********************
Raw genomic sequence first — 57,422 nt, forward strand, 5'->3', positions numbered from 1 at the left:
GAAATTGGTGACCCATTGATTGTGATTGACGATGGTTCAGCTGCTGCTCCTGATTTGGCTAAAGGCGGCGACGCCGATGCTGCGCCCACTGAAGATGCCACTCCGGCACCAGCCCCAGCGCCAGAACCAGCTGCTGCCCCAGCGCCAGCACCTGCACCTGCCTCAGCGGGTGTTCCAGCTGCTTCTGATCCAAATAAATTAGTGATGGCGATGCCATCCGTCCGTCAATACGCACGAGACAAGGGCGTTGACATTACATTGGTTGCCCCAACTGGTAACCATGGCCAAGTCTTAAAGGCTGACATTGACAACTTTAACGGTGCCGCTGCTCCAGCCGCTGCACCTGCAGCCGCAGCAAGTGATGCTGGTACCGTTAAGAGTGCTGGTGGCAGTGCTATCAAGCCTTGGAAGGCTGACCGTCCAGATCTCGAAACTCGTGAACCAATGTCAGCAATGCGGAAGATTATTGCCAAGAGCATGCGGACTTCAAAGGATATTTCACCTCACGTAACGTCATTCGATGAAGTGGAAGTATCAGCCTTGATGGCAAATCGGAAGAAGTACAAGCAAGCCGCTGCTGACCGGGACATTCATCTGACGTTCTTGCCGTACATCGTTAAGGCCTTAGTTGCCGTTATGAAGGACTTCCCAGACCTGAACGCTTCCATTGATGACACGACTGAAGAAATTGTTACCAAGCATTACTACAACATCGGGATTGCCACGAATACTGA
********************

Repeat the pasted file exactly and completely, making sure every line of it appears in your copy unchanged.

Raw genomic sequence first — 57,422 nt, forward strand, 5'->3', positions numbered from 1 at the left:
GAAATTGGTGACCCATTGATTGTGATTGACGATGGTTCAGCTGCTGCTCCTGATTTGGCTAAAGGCGGCGACGCCGATGCTGCGCCCACTGAAGATGCCACTCCGGCACCAGCCCCAGCGCCAGAACCAGCTGCTGCCCCAGCGCCAGCACCTGCACCTGCCTCAGCGGGTGTTCCAGCTGCTTCTGATCCAAATAAATTAGTGATGGCGATGCCATCCGTCCGTCAATACGCACGAGACAAGGGCGTTGACATTACATTGGTTGCCCCAACTGGTAACCATGGCCAAGTCTTAAAGGCTGACATTGACAACTTTAACGGTGCCGCTGCTCCAGCCGCTGCACCTGCAGCCGCAGCAAGTGATGCTGGTACCGTTAAGAGTGCTGGTGGCAGTGCTATCAAGCCTTGGAAGGCTGACCGTCCAGATCTCGAAACTCGTGAACCAATGTCAGCAATGCGGAAGATTATTGCCAAGAGCATGCGGACTTCAAAGGATATTTCACCTCACGTAACGTCATTCGATGAAGTGGAAGTATCAGCCTTGATGGCAAATCGGAAGAAGTACAAGCAAGCCGCTGCTGACCGGGACATTCATCTGACGTTCTTGCCGTACATCGTTAAGGCCTTAGTTGCCGTTATGAAGGACTTCCCAGACCTGAACGCTTCCATTGATGACACGACTGAAGAAATTGTTACCAAGCATTACTACAACATCGGGATTGCCACGAATACTGA